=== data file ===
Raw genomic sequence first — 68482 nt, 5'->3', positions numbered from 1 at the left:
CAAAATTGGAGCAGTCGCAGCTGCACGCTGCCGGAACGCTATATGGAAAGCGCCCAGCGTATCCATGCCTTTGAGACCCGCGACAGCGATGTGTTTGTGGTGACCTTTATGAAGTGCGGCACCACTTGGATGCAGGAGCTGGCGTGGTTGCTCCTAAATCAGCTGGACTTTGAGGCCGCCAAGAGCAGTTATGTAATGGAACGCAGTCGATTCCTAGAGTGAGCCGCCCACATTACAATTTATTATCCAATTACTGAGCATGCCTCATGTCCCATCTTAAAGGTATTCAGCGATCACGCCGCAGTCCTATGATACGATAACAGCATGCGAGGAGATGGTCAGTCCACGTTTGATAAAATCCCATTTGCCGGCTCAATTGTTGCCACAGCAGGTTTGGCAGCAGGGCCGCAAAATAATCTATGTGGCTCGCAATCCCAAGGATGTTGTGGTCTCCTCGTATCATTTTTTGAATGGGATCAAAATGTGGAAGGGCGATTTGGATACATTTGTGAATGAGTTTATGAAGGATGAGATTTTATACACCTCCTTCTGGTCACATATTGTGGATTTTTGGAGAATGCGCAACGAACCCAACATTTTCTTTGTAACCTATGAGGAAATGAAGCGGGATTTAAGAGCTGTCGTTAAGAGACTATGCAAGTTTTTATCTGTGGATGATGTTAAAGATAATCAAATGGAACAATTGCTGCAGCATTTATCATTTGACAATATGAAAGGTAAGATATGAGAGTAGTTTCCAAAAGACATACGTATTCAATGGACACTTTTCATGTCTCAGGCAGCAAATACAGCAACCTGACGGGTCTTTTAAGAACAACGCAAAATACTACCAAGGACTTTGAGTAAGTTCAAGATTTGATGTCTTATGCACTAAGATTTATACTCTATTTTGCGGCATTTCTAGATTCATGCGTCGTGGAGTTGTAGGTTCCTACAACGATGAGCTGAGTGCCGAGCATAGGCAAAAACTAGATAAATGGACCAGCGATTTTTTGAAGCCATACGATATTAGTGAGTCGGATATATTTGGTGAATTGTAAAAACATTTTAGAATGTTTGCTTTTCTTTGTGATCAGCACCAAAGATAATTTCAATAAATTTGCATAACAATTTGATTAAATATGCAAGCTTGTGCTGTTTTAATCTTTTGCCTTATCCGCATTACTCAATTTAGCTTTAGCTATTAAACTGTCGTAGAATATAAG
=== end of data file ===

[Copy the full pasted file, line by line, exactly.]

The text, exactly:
Raw genomic sequence first — 68482 nt, 5'->3', positions numbered from 1 at the left:
CAAAATTGGAGCAGTCGCAGCTGCACGCTGCCGGAACGCTATATGGAAAGCGCCCAGCGTATCCATGCCTTTGAGACCCGCGACAGCGATGTGTTTGTGGTGACCTTTATGAAGTGCGGCACCACTTGGATGCAGGAGCTGGCGTGGTTGCTCCTAAATCAGCTGGACTTTGAGGCCGCCAAGAGCAGTTATGTAATGGAACGCAGTCGATTCCTAGAGTGAGCCGCCCACATTACAATTTATTATCCAATTACTGAGCATGCCTCATGTCCCATCTTAAAGGTATTCAGCGATCACGCCGCAGTCCTATGATACGATAACAGCATGCGAGGAGATGGTCAGTCCACGTTTGATAAAATCCCATTTGCCGGCTCAATTGTTGCCACAGCAGGTTTGGCAGCAGGGCCGCAAAATAATCTATGTGGCTCGCAATCCCAAGGATGTTGTGGTCTCCTCGTATCATTTTTTGAATGGGATCAAAATGTGGAAGGGCGATTTGGATACATTTGTGAATGAGTTTATGAAGGATGAGATTTTATACACCTCCTTCTGGTCACATATTGTGGATTTTTGGAGAATGCGCAACGAACCCAACATTTTCTTTGTAACCTATGAGGAAATGAAGCGGGATTTAAGAGCTGTCGTTAAGAGACTATGCAAGTTTTTATCTGTGGATGATGTTAAAGATAATCAAATGGAACAATTGCTGCAGCATTTATCATTTGACAATATGAAAGGTAAGATATGAGAGTAGTTTCCAAAAGACATACGTATTCAATGGACACTTTTCATGTCTCAGGCAGCAAATACAGCAACCTGACGGGTCTTTTAAGAACAACGCAAAATACTACCAAGGACTTTGAGTAAGTTCAAGATTTGATGTCTTATGCACTAAGATTTATACTCTATTTTGCGGCATTTCTAGATTCATGCGTCGTGGAGTTGTAGGTTCCTACAACGATGAGCTGAGTGCCGAGCATAGGCAAAAACTAGATAAATGGACCAGCGATTTTTTGAAGCCATACGATATTAGTGAGTCGGATATATTTGGTGAATTGTAAAAACATTTTAGAATGTTTGCTTTTCTTTGTGATCAGCACCAAAGATAATTTCAATAAATTTGCATAACAATTTGATTAAATATGCAAGCTTGTGCTGTTTTAATCTTTTGCCTTATCCGCATTACTCAATTTAGCTTTAGCTATTAAACTGTCGTAGAATATAAG